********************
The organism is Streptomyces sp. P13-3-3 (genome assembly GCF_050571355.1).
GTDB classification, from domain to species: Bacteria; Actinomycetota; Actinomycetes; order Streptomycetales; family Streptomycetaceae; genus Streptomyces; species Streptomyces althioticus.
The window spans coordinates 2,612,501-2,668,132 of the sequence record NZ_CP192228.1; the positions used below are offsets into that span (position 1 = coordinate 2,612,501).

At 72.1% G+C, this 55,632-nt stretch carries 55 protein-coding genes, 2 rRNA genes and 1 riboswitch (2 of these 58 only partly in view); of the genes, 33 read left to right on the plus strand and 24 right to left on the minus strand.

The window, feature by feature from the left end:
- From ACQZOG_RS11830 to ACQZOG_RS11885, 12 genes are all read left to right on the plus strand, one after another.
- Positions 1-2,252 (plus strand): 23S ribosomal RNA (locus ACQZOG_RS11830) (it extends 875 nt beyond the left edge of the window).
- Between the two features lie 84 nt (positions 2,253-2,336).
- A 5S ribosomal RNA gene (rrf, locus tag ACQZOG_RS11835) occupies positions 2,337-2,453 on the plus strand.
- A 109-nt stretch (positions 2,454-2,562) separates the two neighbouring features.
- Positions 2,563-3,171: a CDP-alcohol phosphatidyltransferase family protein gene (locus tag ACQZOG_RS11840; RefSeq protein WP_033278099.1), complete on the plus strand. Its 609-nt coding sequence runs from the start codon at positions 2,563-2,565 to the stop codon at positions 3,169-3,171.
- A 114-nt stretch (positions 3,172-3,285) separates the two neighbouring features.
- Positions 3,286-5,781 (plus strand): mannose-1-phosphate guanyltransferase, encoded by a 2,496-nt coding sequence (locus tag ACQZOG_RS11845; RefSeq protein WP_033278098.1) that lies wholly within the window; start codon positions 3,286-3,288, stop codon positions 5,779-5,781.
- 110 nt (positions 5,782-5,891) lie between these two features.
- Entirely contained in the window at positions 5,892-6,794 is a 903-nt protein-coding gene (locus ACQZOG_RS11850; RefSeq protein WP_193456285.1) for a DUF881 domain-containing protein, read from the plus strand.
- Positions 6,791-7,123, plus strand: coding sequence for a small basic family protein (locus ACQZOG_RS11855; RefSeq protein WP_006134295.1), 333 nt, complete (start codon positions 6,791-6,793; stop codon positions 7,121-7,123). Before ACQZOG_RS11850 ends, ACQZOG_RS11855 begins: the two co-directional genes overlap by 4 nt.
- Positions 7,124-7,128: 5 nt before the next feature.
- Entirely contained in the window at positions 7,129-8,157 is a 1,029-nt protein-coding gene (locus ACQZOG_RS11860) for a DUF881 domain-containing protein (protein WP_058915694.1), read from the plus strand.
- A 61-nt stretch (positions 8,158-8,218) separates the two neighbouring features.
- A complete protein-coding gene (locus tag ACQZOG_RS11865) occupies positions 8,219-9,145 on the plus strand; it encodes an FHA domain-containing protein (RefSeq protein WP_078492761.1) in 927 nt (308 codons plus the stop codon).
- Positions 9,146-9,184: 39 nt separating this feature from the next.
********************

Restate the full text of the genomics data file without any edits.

The organism is Streptomyces sp. P13-3-3 (genome assembly GCF_050571355.1).
GTDB classification, from domain to species: Bacteria; Actinomycetota; Actinomycetes; order Streptomycetales; family Streptomycetaceae; genus Streptomyces; species Streptomyces althioticus.
The window spans coordinates 2,612,501-2,668,132 of the sequence record NZ_CP192228.1; the positions used below are offsets into that span (position 1 = coordinate 2,612,501).

At 72.1% G+C, this 55,632-nt stretch carries 55 protein-coding genes, 2 rRNA genes and 1 riboswitch (2 of these 58 only partly in view); of the genes, 33 read left to right on the plus strand and 24 right to left on the minus strand.

The window, feature by feature from the left end:
- From ACQZOG_RS11830 to ACQZOG_RS11885, 12 genes are all read left to right on the plus strand, one after another.
- Positions 1-2,252 (plus strand): 23S ribosomal RNA (locus ACQZOG_RS11830) (it extends 875 nt beyond the left edge of the window).
- Between the two features lie 84 nt (positions 2,253-2,336).
- A 5S ribosomal RNA gene (rrf, locus tag ACQZOG_RS11835) occupies positions 2,337-2,453 on the plus strand.
- A 109-nt stretch (positions 2,454-2,562) separates the two neighbouring features.
- Positions 2,563-3,171: a CDP-alcohol phosphatidyltransferase family protein gene (locus tag ACQZOG_RS11840; RefSeq protein WP_033278099.1), complete on the plus strand. Its 609-nt coding sequence runs from the start codon at positions 2,563-2,565 to the stop codon at positions 3,169-3,171.
- A 114-nt stretch (positions 3,172-3,285) separates the two neighbouring features.
- Positions 3,286-5,781 (plus strand): mannose-1-phosphate guanyltransferase, encoded by a 2,496-nt coding sequence (locus tag ACQZOG_RS11845; RefSeq protein WP_033278098.1) that lies wholly within the window; start codon positions 3,286-3,288, stop codon positions 5,779-5,781.
- 110 nt (positions 5,782-5,891) lie between these two features.
- Entirely contained in the window at positions 5,892-6,794 is a 903-nt protein-coding gene (locus ACQZOG_RS11850; RefSeq protein WP_193456285.1) for a DUF881 domain-containing protein, read from the plus strand.
- Positions 6,791-7,123, plus strand: coding sequence for a small basic family protein (locus ACQZOG_RS11855; RefSeq protein WP_006134295.1), 333 nt, complete (start codon positions 6,791-6,793; stop codon positions 7,121-7,123). Before ACQZOG_RS11850 ends, ACQZOG_RS11855 begins: the two co-directional genes overlap by 4 nt.
- Positions 7,124-7,128: 5 nt before the next feature.
- Entirely contained in the window at positions 7,129-8,157 is a 1,029-nt protein-coding gene (locus ACQZOG_RS11860) for a DUF881 domain-containing protein (protein WP_058915694.1), read from the plus strand.
- A 61-nt stretch (positions 8,158-8,218) separates the two neighbouring features.
- A complete protein-coding gene (locus tag ACQZOG_RS11865) occupies positions 8,219-9,145 on the plus strand; it encodes an FHA domain-containing protein (RefSeq protein WP_078492761.1) in 927 nt (308 codons plus the stop codon).
- Positions 9,146-9,184: 39 nt separating this feature from the next.